Analyses of the association between predicted vitamin D status and breast cancer risk included all BWHS participants who had not been diagnosed with cancer prior to enrollment in the cohort and had complete information from the baseline questionnaire on each of the variables included in the 25(OH)D prediction model. Each participant contributed person-time from baseline in 1995 until diagnosis of breast cancer, death, loss to follow-up, or end of follow-up in 2013, whichever came first. Predicted 25(OH)D status was analyzed in quartiles, with highest quartile as the reference category. We used Cox proportional hazards regression, stratified by age (year) and questionnaire cycle (two years) to estimate the incidence rate ratio (IRR) and 95 % confidence interval (CI) for quartile of predicted 25(OH)D in relation to breast cancer incidence, with adjustment for number of births (0, 1, 2, ≥3), age at first birth (<20, 20–24, ≥25), age at menarche (<11, 12–13, ≥14 years), age at menopause (<45, 45–49, ≥50 years, or premenopausal), first-degree family history of breast cancer (yes, no), recent oral contraceptive use (within the previous 5 years), long-term oral contraceptive use (≥10 years), duration of use of estrogen with progesterone postmenopausal hormones (≥5 years), and BMI (<25, 25–29, 30–34, ≥35 kg/m2). Covariates that changed over time were treated as time-dependent. In addition to the overall analyses, we conducted analyses separately for ER+ and ER- breast cancer and within strata of age (<45 years and ≥45 years) and current use of vitamin D supplements (yes, no).
Figure 1 displays the frequency distribution of measured plasma 25(OH)D in the 2856 specimens that were included in model development. Quartiles of measured plasma 25(OH)D had the following cut points: 21 ng/mL, 31 ng/mL, and 40 ng/mL. Overall, 22 % of specimens had plasma 25(OH)D levels <20 ng/mL (a commonly used cut-point for deficiency) and 47 % had a value <30 ng/mL (cut-point for insufficiency) . Among women who did not report taking a vitamin D supplement, 34 % had <20 ng/mL and 64 % had <30 ng/mL of plasma 25(OH)D.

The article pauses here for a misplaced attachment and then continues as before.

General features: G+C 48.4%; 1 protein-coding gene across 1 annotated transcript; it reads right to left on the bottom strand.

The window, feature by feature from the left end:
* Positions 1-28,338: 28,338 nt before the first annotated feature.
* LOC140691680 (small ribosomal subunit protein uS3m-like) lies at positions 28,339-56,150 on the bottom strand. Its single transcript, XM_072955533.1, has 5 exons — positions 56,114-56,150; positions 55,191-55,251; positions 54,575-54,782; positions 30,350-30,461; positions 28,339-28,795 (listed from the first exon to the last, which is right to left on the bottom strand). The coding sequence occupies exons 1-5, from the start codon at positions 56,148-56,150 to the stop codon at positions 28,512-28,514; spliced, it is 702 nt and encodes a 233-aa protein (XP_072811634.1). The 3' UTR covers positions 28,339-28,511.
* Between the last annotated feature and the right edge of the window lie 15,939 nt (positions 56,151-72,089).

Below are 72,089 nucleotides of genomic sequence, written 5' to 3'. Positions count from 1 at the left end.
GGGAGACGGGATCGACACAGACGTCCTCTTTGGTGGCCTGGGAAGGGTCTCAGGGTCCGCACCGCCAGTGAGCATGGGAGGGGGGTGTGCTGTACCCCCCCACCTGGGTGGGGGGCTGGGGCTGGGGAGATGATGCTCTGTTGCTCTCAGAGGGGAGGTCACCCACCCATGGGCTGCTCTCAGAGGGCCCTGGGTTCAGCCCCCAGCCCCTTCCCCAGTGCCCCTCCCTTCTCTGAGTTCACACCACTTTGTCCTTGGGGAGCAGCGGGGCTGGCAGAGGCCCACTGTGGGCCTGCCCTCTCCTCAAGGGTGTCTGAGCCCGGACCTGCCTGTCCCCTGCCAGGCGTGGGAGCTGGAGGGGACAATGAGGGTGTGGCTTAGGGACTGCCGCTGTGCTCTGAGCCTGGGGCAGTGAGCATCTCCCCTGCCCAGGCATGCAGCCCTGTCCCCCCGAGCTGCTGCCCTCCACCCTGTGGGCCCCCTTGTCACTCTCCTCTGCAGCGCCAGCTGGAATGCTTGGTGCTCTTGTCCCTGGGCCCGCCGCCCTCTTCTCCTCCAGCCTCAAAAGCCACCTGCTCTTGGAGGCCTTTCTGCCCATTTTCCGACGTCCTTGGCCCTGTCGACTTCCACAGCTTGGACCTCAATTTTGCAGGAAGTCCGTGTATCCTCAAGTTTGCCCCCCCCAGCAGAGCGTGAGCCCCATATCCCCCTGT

Table 1 shows the variables retained in the prediction model. Beta-coefficients for age, season of blood draw, and UV-B flux, which were included as adjustment factors but not used in the derivation of predicted vitamin D status, are also given in Table 1. The strongest predictor, as indicated by squared semi-partial correlation coefficients, was vitamin D supplementation, which independently accounted for 10 % of the total variation in the observed vitamin D levels after adjustment for the other retained predictors in the model. Multivitamin use, dietary intake, physical activity, use of female hormones, and use of oral contraceptives were associated with higher levels of predicted 25(OH)D, whereas cigarette smoking, alcohol consumption, and higher BMI were associated with lower levels. Overall, the model was estimated to explain 25.2 % of variation in 25(OH)D. The correlation coefficient for predicted vs. observed 25(OH)D averaged across all cross-validation runs was 0.49 (SD 0.026). On average, across the 100 repetitions of five-fold cross-validation, 40 % of the testing set participants were classified into the same quartile for observed and predicted (agreement diagonal) and 82 % were classified in either the same or an adjacent quartile.
Association between predicted 25(OH)D and incidence of breast cancer
A total of 1454 cases of incident invasive breast cancer were identified during follow-up from 1995 through 2013, including 433 ER- cases, 802 ER+ cases, and 219 cases with unknown ER status.
Women in the lowest quartile of predicted 25(OH)D had an increased risk of breast cancer: the IRR for the lowest vs. highest quartile (reference) was 1.06 (95 % CI 0.92, 1.23) in analyses adjusted for age and period and 1.23 (95 % CI 1.04, 1.46) in multivariable analyses (Table 2). The strongest confounder was pre-diagnostic BMI; higher BMI was associated with lower levels of measured 25(OH)D and, in this dataset, with lower incidence of breast cancer.
There was evidence of a linear trend toward increasing risk with decreasing quartile of predicted 25(OH)D (P trend = 0.015). The association between predicted 25(OH)D and ER+ breast cancer was similar to that for breast cancer overall, with a multivariable-adjusted IRR for lowest vs. highest quartile of 1.26 (95 % CI 1.00, 1.58). For ER- breast cancer, the IRR was 1.12 (95 % CI 0.82, 1.52) for the same comparison.